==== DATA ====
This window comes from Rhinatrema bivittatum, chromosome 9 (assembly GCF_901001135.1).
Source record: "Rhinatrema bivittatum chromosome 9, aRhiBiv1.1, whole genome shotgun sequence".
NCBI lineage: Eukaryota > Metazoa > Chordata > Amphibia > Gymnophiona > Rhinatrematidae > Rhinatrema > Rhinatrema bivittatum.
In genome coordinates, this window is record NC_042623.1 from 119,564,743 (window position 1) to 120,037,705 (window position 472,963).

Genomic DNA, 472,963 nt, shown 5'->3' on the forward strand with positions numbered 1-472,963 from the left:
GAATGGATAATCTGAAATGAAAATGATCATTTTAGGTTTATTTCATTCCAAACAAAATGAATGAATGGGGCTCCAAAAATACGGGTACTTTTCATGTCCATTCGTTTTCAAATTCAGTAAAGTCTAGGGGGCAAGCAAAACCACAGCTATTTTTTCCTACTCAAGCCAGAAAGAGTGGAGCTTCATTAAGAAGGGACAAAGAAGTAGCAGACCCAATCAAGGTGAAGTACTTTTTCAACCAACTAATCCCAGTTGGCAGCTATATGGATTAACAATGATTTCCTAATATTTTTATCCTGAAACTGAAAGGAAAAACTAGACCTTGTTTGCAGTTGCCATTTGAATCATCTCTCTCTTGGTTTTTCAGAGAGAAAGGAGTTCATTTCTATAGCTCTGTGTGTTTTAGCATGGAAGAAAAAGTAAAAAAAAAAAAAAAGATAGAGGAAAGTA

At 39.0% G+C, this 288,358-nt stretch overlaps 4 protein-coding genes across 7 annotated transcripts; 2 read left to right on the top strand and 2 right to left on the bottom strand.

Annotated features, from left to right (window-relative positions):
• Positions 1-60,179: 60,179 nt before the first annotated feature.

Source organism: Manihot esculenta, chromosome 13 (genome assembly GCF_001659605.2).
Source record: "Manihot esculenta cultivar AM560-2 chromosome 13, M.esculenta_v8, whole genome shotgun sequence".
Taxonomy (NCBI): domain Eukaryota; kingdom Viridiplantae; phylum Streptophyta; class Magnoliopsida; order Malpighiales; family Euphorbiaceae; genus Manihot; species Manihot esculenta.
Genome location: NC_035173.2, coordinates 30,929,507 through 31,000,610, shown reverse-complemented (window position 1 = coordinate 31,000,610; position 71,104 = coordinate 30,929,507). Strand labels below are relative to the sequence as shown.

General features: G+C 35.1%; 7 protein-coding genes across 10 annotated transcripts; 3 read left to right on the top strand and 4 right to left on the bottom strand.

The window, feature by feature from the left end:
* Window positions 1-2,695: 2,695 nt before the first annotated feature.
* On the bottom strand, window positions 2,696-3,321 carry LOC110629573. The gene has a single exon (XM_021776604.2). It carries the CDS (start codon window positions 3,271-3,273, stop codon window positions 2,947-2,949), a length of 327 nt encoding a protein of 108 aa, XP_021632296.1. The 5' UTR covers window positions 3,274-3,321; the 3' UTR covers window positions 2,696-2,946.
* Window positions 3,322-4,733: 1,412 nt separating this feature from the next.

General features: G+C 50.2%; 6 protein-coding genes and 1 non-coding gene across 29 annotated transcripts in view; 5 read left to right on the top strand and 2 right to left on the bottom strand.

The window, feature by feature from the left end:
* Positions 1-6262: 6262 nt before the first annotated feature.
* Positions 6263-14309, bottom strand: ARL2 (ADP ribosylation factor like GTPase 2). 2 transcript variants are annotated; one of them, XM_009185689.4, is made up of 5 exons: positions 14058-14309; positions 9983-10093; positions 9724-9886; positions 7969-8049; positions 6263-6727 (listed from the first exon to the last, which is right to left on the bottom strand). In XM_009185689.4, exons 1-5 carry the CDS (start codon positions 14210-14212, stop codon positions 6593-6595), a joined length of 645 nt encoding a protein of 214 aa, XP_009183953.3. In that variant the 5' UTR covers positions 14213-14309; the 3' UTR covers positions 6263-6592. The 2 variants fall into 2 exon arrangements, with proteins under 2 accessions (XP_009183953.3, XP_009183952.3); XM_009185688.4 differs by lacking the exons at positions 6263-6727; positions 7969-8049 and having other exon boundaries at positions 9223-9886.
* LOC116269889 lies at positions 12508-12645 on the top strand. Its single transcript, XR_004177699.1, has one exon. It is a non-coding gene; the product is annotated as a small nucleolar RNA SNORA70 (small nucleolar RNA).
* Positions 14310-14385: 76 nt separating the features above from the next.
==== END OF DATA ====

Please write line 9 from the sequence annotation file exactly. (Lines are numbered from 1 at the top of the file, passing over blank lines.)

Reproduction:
• Positions 1-60,179: 60,179 nt before the first annotated feature.